I've only read the first two volumes so far, but here's the best answer I've yet seen to the question Why is Knausgaard so great - when really, with all the detail and mundane plotlines, he should be boring:
The answer lies not in Knausgaard’s depth of revelation so much as the intensity of focus he brings to the subject of his life. He seems to punch a hole in the wall between the writer and reader, breaking through to a form of micro-realism and emotional authenticity that makes other novels seem contrived, “made up”, irrelevant. As [Zadie] Smith put it: “You live his life with him. You don’t simply ‘identify’ with the character, effectively you ‘become’ them.”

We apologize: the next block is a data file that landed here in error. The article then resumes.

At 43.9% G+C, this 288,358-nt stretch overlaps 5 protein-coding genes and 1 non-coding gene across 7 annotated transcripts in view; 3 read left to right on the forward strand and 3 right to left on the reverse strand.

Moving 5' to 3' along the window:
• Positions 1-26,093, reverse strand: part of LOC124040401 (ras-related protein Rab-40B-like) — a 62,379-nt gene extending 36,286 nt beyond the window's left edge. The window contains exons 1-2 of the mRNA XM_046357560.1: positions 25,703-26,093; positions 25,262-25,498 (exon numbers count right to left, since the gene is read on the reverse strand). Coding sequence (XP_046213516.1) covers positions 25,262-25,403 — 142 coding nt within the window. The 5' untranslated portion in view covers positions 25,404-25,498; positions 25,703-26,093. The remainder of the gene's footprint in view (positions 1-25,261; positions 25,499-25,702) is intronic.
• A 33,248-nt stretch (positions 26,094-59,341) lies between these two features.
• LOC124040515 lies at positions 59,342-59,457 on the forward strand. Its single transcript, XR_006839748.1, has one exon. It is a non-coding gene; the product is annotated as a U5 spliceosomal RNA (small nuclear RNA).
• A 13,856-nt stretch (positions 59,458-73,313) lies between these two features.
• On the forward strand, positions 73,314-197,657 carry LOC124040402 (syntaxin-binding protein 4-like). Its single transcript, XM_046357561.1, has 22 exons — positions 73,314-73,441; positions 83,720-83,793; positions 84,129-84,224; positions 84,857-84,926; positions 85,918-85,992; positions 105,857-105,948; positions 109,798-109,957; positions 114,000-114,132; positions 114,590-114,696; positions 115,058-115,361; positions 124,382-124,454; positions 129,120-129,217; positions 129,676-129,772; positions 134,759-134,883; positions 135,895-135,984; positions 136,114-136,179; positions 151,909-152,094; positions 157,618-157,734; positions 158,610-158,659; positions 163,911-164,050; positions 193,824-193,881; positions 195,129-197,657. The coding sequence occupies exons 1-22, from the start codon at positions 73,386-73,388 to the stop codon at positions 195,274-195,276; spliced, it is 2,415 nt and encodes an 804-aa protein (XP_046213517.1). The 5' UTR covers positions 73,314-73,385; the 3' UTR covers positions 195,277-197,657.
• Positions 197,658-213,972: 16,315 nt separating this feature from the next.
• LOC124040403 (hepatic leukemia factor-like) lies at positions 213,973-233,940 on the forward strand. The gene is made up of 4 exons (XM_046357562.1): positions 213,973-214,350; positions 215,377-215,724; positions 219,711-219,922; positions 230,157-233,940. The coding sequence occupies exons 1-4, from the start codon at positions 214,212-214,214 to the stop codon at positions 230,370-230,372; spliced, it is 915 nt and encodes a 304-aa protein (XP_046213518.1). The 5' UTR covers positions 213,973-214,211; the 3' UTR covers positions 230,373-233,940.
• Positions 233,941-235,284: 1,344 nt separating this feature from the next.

There's so much talk about literature's ability to put the reader in someone else's head - this is often portrayed as the feature that most differentiates writing from other forms of art, and Steven Pinker even singled out the increase in putting-yourself-in-other-people's-heads caused by the invention of the printing press as the trigger that started the long-term decline in violence ca. 1500-2000. I've read a fair bit of fiction and some memoirs, but have never seen anyone doing it like Knausgaard does.